"We've got really high hopes for London," said McCrory, who will go head-to-head with Boudia in Saturday's individual platform final.
They earned three perfect 10s in the six-dive final, including two on their third dive, an inward 31/2 somersault that got one perfect mark for execution and another for synchronization.
McCrory and Boudia did a forward 41/2 somersaults that carried a 3.7 degree of difficulty and finished with a back 21/2 somersaults with 21/2 twists worth a 3.6 degree of difficulty.
Toby Stanley and Steele Johnson, who finished second at 1,207.08, knew they couldn't challenge the more experienced McCrory and Boudia, who dove together at last year's world championships in Shanghai.
Only the winning synchro teams earned berths in next month's London Games.
"Our name is out there now," Stanley said. "They'll be looking for us in 2016."
After the final, Boudia continued a tradition of passing his Olympic ring to McCrory, a first-time Olympian. Boudia will get another one from the U.S. Olympic Committee for making his second games.
In the women's final, Johnston, a Duke student whose previous biggest meet was last year's world championships, got her first trip to the Olympics, and Bryant got her second after a thrilling contest.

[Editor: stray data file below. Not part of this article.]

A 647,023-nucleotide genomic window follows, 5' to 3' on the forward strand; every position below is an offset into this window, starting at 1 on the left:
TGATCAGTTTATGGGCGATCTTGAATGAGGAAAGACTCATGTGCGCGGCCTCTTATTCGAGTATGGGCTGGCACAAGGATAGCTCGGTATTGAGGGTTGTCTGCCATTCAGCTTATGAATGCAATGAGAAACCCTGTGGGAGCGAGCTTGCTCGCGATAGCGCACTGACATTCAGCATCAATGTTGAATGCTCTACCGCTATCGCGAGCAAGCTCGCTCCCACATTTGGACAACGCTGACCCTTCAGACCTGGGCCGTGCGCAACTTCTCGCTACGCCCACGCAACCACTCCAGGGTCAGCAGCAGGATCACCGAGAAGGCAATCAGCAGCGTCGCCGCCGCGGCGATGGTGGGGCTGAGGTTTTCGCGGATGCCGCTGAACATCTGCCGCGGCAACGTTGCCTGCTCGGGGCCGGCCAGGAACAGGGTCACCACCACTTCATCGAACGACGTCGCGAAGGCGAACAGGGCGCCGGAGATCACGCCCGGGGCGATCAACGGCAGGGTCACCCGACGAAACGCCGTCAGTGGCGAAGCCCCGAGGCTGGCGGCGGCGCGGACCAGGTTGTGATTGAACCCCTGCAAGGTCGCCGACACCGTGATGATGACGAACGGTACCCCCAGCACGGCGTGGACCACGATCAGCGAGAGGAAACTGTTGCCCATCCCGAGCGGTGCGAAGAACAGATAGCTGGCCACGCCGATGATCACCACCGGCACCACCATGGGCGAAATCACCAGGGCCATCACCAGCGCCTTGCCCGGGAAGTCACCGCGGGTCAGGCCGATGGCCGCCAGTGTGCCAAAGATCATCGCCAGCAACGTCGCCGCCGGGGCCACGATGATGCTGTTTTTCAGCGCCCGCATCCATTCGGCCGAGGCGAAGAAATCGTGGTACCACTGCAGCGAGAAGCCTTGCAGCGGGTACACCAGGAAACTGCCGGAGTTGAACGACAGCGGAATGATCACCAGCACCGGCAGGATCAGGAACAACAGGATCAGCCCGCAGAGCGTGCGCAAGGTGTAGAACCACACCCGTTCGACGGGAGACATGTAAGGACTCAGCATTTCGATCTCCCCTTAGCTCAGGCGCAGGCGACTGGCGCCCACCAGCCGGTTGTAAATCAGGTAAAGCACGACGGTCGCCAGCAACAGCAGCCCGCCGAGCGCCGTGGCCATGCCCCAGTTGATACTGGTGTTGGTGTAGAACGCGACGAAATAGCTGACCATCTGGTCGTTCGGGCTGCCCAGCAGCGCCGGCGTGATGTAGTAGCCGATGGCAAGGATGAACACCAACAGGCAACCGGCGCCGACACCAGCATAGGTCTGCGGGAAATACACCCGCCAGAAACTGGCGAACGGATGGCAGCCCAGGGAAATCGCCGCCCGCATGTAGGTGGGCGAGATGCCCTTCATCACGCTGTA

Johnston and Bryant totaled 956.40 points in the final, with scores having carried over from the semifinal and preliminary rounds earlier in the week. Kassidy Cook and 2008 Olympian Christina Loukas finished second with 955.98 despite outscoring the winners in every round of the final. Only the winning team goes to the Games.
Johnston and Bryant survived the tight final in which they never led by more than six points. Just two points separated them from Cook and Loukas over the final three dives.
Cook and Loukas included a tougher dive in their list than Johnston and Bryant. They totaled 67.89 points for a forward 31/2 somersault pike, which carries a 3.1 degree of difficulty. Johnston and Bryant's highest degree of difficulty was 3.0.
Cook was left in tears.
"We're devastated," Loukas said in a statement to USA Diving. "Kass and I fought to the end, and I'm happy we could put the pressure on them. They handled it well, and they deserve to go."
U.S. settles on women's 8. The United States' women's eight for the London Olympics will feature six members from the crew that won the same event at the Beijing Games.
Coxswain Mary Whipple and rowers Caryn Davies, Caroline Lind, Eleanor Logan, Susan Francia, and Erin Cafaro will all be bidding for their second straight gold medal.
Also in the lineup announced Friday are Meghan Musnicki, Taylor Ritzel, and Esther Lofgren. The crew heads to London defending a six-year unbeaten record and will be favored for the gold medal.
Logan and Cafaro have been racing in the women's pair this year, qualifying the boat for the Olympics at the first World Cup regatta. They declined the chance to row in the pair in London.